“The first version is done and we’ve already implemented many of the actions,” says Jennifer McCann M.S.’94, the Coastal Resources Center director for U.S. Coastal Programs. “But we’re continuing to work on aquaculture regulation, and the plan will be constantly updated as we have new research and recommendations.”

Oystering’s resurgence has also created conflicts. Established farmers like John and Cindy West ‘95, URI graduates who bought Moonstone Oysters from Rheault in 2007, worry that a new breed of aquaculture hobbyists—lessees with other full-time professions—will not take the kind of care necessary to protect their harvest from Vibrio vulnificus, a bacterium that can infect raw oysters and cause serious illness.

“Everybody thinks you’re printing money and it looks really neat,” says John West. “But it’s self-policed and if someone doesn’t follow the guidelines, they can shut everyone else down.”

Elsewhere, aspiring lease-holders are meeting resistance from other fishermen and coastal property owners who argue that aquaculture interferes with other uses. Under current regulations, up to 5 percent of each coastal pond can be put into production. No pond is close to that cap.

“The 2009 regulation was based on the best science available at that time,” says Dave Beutel ’92, the CRMC’s aquaculture coordinator. “It was an ecological capacity. But, that was much too low of a cap, so the limit is not an environmental limit. It’s a social limit.”

Recently, for example, there were numerous objectors to three lease applications in Quonochontaug Pond.

“We support aquaculture, as long as it’s properly cited and properly operated,” says Art Ganz, M.S.’74, president of the Salt Pond Coalition, which opposed them. “We’re trying to strike a compromise for multiple uses within the salt ponds.”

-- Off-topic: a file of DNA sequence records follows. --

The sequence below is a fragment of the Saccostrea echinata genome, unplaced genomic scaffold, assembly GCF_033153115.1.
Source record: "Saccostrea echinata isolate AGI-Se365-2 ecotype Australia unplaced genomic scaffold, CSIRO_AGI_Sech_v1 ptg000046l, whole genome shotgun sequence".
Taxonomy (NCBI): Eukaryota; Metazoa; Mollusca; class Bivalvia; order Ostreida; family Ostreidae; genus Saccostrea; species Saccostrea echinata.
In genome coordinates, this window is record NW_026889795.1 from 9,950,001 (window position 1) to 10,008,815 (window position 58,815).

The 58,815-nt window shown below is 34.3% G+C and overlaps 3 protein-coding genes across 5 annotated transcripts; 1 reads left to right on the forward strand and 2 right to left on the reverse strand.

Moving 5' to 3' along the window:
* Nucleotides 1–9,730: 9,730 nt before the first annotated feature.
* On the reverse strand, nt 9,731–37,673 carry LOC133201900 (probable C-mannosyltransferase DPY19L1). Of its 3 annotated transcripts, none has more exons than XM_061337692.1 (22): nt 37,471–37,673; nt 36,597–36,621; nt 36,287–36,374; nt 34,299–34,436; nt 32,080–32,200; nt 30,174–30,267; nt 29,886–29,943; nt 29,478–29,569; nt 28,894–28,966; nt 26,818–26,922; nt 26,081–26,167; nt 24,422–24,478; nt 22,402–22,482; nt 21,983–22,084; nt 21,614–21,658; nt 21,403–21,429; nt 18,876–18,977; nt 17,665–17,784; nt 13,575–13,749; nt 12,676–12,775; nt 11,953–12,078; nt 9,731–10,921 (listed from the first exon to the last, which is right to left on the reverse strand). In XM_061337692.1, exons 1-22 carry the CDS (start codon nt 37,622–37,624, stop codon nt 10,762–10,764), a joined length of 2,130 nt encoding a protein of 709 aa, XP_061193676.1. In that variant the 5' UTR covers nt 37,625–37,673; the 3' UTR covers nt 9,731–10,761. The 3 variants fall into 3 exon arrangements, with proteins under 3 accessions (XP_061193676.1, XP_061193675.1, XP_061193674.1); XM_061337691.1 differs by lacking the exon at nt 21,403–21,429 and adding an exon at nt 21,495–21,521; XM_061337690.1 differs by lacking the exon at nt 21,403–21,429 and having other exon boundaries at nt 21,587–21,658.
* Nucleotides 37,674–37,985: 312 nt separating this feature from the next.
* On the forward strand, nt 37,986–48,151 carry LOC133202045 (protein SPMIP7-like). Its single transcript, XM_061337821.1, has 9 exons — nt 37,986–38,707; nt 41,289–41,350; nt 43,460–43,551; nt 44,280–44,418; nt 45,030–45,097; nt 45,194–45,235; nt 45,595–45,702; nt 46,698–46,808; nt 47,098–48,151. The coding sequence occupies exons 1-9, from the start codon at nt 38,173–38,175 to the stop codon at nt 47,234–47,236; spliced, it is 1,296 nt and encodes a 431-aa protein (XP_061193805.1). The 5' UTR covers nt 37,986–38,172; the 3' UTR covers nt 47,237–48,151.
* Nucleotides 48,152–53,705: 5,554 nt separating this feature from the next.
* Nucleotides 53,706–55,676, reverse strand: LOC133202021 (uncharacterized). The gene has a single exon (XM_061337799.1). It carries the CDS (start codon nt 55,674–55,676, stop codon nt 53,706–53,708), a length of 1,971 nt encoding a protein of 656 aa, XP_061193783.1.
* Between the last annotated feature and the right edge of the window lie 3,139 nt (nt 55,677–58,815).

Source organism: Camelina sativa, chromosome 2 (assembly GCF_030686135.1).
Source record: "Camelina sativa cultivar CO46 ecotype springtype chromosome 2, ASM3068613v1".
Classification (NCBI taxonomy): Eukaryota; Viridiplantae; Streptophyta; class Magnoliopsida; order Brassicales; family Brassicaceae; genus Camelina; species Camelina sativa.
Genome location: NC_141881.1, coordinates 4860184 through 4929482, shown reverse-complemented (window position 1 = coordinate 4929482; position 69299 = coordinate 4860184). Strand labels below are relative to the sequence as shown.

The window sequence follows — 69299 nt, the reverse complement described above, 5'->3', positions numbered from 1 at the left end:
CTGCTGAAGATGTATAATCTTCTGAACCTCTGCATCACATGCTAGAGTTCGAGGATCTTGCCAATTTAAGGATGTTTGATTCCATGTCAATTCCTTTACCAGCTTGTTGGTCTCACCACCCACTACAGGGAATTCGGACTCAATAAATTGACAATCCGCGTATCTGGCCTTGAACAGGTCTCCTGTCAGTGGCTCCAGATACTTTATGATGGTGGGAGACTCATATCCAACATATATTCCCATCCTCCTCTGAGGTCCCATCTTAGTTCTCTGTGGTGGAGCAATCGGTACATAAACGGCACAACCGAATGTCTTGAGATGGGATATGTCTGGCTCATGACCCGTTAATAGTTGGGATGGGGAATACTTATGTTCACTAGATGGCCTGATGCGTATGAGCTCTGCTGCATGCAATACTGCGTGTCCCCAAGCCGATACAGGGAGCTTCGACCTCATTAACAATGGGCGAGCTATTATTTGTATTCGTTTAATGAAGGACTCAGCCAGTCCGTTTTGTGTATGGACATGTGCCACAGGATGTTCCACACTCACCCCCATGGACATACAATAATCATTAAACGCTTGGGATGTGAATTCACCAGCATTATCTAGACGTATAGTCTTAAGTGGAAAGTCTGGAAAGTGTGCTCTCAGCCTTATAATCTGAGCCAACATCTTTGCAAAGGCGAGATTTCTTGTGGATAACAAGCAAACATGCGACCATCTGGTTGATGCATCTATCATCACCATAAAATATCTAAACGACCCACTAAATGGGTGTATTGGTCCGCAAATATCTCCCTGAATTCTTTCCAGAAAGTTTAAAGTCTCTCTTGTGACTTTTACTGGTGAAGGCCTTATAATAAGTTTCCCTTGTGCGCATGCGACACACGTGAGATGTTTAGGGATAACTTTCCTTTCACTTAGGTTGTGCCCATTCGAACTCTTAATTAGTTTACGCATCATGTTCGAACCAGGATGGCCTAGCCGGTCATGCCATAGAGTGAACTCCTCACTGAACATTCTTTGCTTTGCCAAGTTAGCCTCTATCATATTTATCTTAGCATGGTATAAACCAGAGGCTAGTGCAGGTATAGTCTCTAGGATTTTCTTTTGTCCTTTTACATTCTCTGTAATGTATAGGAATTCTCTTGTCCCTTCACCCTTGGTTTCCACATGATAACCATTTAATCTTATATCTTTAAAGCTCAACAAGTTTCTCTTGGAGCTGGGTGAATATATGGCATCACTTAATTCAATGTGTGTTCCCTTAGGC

These disputes have become common in Washington state, where, despite a long history of oyster aquaculture, new permits are now rare. Margaret Pilaro Barrette ’92, M.S.’97, executive director of the Pacific Coast Shellfish Growers Association, says that her undergraduate and master’s degrees in marine affairs amply prepared her.

“Marine affairs, and the real-world experiences I had at URI, gave me the ability to recognize the potential for conflict but more importantly taught me how to navigate toward the best outcome,” she says.

To farm is to do battle—with pests, the government, the elements, and sometimes the neighbors. The future of Rhode Island aquaculture may be out in the bay.

“There’s a good reason why everyone’s not a farmer. It’s a challenging industry—the uncertainty from season to season,” says Cindy West. “You have to have the stamina to carry on. But I love it. It’s working on the earth and nature and it gives you an appreciation for when things are going well.”

This winter was tough, with brutal lows encasing the ponds in thick crusts of ice. But the market doesn’t much care; it still wants its oysters. Graham Brawley ’02, manager of the Ocean State Shellfish Cooperative, waited dockside to escort this harvest into the box truck idling in the parking lot of the Matunuck Oyster Bar. Founded in 2007, with six farms covering 50 acres, the cooperative is comprised of farmers who got at least some of their formal aquaculture schooling at URI.

“Cooperative is a bad word in the state of the independent man,” Brawley says. “But in the end, we came together—a group of guys with a common goal, to distinguish ourselves regionally as growing the best shellfish on the planet.”

Come spring, when all six of the farms are cranking, they’ll see harvests of 30,000 oysters in a single morning. But today, a few thousand will have to do. Each worker grabs one end of a gray tub and, man-to-man, they form a line to unload the oysters from the barge to the truck, like links in a chain of Rhode Island tradition. •